How to Install an Interior Drain Tile System

A basement may be plagued by standing water or persistent dampness as a result of seasonal flooding, a high water table, poor exterior drainage or other factors. Several exterior or interior drainage systems can be implemented to provide relief.

Although drain tile installation inside a basement, by its very nature, does not render the basement waterproof, a properly installed drain tile system will capture water and direct it below the basement floor to prevent water from entering the basement proper.

Instructions

1. Break up the concrete slab around the perimeter where the drain will be placed. Make a trench, but avoid damaging the footing for the wall, which must remain intact so as to support the wall.

2. Dig a trench at least 6 inches wide and to about the same depth next to the footing. When excavating, bear in mind that the trench and the pipe that will be placed later must slope slightly toward a sump pump or other outlet, and must be higher than any inlet on the sump pit. Typically, only a change in elevation of 1/4 inch is necessary.

3. Drill a series of 3/8-inch-deep holes along the base of the wall using a rotary hammer if the wall is made of cinder blocks or is otherwise hollow.

4. Place about 2 inches of clean, coarse gravel in the trench, making sure that you retain the slight slope established at the trench bottom.

5. Place the drain tile in the trench, again checking to make sure it slopes toward the sump pump. Use an adapter, if necessary, to attach the drain tile to the sump pit.

6. Fill in the space on either side of the drain tile with gravel.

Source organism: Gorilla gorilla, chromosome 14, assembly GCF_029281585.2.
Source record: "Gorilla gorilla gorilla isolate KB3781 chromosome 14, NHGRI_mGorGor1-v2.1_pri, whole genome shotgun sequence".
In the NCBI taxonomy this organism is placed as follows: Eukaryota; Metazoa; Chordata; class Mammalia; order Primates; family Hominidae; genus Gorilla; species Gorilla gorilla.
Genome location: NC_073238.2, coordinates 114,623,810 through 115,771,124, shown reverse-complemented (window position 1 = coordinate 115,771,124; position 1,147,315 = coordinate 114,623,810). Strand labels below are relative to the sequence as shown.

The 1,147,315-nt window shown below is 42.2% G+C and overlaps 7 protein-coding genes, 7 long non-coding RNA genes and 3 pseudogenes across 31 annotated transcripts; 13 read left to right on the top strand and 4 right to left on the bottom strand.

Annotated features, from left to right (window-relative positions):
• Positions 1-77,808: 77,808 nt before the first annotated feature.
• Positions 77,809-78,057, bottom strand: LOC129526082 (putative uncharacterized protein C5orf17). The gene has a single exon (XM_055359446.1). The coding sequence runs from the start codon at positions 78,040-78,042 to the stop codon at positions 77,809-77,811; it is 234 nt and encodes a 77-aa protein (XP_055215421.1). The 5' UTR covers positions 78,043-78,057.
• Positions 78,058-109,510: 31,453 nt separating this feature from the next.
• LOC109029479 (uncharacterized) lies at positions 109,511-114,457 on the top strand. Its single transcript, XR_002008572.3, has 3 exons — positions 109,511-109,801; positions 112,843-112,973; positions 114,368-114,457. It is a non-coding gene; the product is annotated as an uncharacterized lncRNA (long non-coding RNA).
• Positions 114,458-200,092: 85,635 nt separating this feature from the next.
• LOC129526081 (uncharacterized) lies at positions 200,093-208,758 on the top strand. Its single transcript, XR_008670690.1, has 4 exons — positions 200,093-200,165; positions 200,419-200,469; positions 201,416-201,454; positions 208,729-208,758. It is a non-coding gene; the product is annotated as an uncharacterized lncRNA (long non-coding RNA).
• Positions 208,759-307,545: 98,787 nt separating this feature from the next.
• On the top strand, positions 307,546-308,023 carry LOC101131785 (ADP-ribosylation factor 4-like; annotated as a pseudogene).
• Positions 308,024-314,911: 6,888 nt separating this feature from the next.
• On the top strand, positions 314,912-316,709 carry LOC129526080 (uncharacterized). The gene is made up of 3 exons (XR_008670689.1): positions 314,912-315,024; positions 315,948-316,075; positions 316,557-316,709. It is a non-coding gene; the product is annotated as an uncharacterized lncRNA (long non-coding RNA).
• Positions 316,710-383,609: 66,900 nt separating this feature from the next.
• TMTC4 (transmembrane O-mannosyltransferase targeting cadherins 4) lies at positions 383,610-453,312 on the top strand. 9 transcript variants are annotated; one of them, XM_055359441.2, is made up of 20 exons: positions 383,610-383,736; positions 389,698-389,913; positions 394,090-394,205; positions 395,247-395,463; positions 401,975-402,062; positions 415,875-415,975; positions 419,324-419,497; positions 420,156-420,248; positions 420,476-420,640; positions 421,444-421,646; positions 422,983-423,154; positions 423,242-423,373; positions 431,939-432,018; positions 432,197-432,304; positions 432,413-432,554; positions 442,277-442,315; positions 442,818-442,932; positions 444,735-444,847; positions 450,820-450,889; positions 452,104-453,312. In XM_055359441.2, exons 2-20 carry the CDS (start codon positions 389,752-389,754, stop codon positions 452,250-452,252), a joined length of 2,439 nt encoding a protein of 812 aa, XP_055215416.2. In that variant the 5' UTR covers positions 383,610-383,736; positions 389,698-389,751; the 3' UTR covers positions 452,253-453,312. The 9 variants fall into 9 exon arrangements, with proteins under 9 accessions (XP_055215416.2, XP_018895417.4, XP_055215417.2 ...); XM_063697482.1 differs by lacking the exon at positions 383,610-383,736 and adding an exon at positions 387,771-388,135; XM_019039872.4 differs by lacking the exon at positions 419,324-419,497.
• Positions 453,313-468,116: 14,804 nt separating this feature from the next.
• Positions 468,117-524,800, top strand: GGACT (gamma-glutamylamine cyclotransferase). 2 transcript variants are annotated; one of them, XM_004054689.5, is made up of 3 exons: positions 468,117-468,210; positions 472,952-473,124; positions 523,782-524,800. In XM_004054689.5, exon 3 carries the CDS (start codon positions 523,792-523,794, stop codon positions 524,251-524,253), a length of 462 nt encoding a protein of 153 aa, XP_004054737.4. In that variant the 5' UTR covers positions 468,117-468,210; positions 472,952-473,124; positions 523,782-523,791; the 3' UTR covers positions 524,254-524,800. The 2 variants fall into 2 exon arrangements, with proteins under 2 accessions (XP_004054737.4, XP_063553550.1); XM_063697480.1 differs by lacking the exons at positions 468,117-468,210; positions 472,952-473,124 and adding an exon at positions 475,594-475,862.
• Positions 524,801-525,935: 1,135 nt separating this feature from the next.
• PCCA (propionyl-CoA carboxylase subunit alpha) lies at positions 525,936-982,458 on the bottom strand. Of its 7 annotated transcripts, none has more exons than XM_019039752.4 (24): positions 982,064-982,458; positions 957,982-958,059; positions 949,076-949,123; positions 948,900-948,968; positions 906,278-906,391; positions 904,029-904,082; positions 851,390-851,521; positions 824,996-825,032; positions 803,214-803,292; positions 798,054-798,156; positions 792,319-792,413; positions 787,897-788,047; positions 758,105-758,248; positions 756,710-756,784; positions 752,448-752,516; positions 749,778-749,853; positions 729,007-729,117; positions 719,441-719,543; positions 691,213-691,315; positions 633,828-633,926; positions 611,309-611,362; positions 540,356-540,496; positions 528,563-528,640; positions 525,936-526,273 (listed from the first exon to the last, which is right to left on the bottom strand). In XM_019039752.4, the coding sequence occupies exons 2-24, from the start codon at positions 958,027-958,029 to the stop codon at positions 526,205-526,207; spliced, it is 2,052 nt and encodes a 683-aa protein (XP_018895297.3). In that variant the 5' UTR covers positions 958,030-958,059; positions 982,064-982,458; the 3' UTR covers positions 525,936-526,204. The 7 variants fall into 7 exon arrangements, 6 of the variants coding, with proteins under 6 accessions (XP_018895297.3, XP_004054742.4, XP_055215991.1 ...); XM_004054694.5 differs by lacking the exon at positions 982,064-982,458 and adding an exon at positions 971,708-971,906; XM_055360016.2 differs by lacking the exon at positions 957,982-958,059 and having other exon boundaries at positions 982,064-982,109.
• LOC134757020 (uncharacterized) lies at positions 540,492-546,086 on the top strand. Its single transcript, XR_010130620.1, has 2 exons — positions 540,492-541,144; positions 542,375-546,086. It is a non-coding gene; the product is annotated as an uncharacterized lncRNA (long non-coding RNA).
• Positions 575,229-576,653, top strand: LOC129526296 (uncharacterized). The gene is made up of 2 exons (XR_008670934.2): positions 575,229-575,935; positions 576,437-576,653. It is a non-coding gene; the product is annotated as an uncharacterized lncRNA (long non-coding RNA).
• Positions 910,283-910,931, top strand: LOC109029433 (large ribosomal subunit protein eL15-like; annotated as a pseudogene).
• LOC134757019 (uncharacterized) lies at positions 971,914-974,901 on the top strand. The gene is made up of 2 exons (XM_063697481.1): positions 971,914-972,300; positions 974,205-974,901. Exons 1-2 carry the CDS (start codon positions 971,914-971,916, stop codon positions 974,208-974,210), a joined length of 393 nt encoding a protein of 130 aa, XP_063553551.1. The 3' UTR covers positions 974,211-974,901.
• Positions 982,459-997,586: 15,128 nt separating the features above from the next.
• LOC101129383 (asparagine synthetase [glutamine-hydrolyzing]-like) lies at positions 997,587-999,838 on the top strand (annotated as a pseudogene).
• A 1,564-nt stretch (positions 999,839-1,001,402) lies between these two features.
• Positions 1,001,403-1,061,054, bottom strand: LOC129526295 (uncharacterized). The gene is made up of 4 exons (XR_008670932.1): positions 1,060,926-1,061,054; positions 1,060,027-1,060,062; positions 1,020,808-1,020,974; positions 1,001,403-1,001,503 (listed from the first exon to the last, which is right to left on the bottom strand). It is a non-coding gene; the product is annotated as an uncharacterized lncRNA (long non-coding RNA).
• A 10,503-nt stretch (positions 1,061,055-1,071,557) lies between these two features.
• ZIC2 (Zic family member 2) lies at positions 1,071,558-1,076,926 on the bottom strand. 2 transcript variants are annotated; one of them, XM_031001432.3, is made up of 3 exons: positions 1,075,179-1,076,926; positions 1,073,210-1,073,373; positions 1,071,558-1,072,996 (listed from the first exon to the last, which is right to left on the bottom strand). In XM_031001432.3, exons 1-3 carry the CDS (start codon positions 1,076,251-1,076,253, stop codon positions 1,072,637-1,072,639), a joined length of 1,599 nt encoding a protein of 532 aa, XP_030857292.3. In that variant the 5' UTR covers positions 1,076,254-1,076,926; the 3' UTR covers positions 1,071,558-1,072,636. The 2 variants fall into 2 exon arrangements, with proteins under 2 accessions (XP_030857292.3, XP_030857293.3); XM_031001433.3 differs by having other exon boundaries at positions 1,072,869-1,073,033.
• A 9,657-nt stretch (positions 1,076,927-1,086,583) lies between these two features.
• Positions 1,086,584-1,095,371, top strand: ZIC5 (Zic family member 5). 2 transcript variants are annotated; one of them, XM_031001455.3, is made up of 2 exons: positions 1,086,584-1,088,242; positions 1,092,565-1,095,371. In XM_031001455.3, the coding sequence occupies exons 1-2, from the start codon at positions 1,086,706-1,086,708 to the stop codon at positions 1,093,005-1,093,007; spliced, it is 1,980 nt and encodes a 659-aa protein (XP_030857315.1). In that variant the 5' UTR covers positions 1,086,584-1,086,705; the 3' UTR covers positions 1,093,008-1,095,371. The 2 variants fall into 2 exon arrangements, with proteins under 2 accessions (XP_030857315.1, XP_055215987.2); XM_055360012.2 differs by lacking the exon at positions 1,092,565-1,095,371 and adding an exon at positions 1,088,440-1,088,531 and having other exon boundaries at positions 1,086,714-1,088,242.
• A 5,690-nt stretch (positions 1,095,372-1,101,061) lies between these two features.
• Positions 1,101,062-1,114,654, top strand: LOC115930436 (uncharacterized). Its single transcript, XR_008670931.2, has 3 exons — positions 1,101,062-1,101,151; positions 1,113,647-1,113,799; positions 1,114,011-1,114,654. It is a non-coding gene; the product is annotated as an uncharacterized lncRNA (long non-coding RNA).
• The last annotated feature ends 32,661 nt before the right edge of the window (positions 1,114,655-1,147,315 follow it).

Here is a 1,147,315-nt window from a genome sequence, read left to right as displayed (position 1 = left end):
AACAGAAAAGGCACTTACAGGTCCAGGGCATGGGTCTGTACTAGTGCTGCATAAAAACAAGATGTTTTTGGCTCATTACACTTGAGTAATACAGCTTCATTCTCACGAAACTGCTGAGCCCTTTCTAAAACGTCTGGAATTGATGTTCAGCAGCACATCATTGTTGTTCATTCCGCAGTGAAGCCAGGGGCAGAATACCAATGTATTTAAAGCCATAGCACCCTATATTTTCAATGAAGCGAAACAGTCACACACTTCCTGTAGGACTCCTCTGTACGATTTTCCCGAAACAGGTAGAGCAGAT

7. Install a flange that extends from the trench up the wall. The flange should be engineered to leave a small gap between the flange material and the wall so that water flows down the wall directly into the drain.

8. Fill in the remainder of the trench, up to the height where a concrete patch of the desired thickness can be placed and be flush with the existing floor surface.

9. Cover the excavated trench area with a concrete patch, packing it in with a trowel and smoothing the surface with a float.

10. Install panels over the basement walls, if desired. Use drive anchors rather than an adhesive so as to provide space for any moisture seeping through the wall to drain down to the flange. Use a panel made from a material that does not support mold growth, like fiberglass.

11. Direct the discharge pipe or hose from the sump pump far enough away from the house and other structures and make sure that the landscape slopes away from the house so that water cannot easily re-enter.

Note: Whether or not you go ahead with a project like this you will want to clean the perimeter drain every two or three years. We recommend you hire a drain tile Vancouver service that uses a hydro flush system to blow out dirt and blockages. Keeping the drains clean should be on your maintenance list of important things.

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